Named after Hongik University, Hongdae is one of those neighbourhoods that was once cheap to live in and given a new lease of life by artists and musicians until it became impossible to ignore. Gentrification followed and the upmarket brands moved in. Despite that, the area is still known for its indie music scene, urban art, independent clothing stalls, and vintage shops. The university is regarded as one of the top fine arts colleges in South Korea.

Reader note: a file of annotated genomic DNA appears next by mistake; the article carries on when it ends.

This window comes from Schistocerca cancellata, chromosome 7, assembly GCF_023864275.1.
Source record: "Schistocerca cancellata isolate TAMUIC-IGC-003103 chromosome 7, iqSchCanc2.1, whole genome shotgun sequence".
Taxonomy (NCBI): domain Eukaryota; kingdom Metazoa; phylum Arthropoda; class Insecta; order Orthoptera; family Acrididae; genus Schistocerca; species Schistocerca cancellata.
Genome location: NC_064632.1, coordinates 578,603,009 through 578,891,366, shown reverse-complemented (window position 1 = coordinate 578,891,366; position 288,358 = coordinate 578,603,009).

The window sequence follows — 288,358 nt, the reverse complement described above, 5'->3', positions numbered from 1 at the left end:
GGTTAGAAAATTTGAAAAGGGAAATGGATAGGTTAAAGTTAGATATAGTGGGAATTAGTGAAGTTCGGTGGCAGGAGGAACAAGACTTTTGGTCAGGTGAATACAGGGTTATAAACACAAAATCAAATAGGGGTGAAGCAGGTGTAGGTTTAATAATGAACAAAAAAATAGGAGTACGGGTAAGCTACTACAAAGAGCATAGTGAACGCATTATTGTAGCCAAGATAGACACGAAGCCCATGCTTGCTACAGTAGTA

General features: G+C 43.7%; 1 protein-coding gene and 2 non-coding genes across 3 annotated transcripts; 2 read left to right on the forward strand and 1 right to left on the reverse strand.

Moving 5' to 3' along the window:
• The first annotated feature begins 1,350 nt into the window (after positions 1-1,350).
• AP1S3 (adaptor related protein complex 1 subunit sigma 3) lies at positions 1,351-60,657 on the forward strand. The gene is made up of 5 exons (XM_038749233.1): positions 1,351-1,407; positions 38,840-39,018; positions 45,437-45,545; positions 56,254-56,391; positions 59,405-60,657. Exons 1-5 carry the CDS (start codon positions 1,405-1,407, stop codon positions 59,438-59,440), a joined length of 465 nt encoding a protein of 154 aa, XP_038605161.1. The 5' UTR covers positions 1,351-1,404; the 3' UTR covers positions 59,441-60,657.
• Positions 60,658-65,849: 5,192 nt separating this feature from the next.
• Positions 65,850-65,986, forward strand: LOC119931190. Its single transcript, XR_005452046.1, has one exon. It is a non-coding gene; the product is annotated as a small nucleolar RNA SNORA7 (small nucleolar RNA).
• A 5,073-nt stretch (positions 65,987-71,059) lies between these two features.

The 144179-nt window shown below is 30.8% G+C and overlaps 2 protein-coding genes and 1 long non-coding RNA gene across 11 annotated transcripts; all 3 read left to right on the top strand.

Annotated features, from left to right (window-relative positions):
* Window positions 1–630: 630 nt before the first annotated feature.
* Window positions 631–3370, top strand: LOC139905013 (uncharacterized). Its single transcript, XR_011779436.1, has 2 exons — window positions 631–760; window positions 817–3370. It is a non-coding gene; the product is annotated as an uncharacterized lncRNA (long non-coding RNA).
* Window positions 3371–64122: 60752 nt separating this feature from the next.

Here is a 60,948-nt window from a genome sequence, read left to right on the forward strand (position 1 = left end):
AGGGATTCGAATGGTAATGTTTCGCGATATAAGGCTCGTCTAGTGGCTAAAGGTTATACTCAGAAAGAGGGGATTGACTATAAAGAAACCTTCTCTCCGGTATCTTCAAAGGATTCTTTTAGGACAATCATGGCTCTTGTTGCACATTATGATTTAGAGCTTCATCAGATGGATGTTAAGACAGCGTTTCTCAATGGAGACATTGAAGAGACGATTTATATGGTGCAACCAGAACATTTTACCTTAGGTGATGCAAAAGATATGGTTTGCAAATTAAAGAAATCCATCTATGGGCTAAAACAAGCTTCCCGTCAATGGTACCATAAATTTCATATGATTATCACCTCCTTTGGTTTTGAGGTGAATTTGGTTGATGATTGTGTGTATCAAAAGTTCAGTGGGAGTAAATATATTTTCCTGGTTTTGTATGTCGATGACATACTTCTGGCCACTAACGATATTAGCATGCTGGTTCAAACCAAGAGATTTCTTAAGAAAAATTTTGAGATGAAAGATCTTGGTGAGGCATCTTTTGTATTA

Whilst in the area I went to a vegan bakery/cafe for brunch.
I started the morning, however, by walking along the converted disused railway: the Gyeongui Line Forest Trail.
The original railway, the Gyeongui Line, was built by the Japanese in 1904-1906 and vertically joined the whole Korean peninsula. The line was used to launch Japan’s invasion of China. Branches were later added to the railway line, and it became Korea’s busiest line. The line split when Korea was partitioned in 1945.
The Forest Trail has reminders of its origins with remnants of the railway line, such as rails, statues, rail line supports, statues, rubble, and concrete. There have been talks about reopening the line to reconnect North and South Korea.